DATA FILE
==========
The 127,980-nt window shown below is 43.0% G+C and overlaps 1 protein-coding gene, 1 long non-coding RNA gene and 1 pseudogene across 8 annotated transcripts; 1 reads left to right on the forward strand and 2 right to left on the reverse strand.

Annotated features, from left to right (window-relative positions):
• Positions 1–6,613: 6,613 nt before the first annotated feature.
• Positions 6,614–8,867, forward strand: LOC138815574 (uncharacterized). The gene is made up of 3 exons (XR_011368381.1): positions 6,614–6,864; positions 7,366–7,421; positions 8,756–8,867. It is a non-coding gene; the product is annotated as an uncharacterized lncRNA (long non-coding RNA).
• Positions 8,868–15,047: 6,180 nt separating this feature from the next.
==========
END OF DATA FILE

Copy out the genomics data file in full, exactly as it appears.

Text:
The 127,980-nt window shown below is 43.0% G+C and overlaps 1 protein-coding gene, 1 long non-coding RNA gene and 1 pseudogene across 8 annotated transcripts; 1 reads left to right on the forward strand and 2 right to left on the reverse strand.

Annotated features, from left to right (window-relative positions):
• Positions 1–6,613: 6,613 nt before the first annotated feature.
• Positions 6,614–8,867, forward strand: LOC138815574 (uncharacterized). The gene is made up of 3 exons (XR_011368381.1): positions 6,614–6,864; positions 7,366–7,421; positions 8,756–8,867. It is a non-coding gene; the product is annotated as an uncharacterized lncRNA (long non-coding RNA).
• Positions 8,868–15,047: 6,180 nt separating this feature from the next.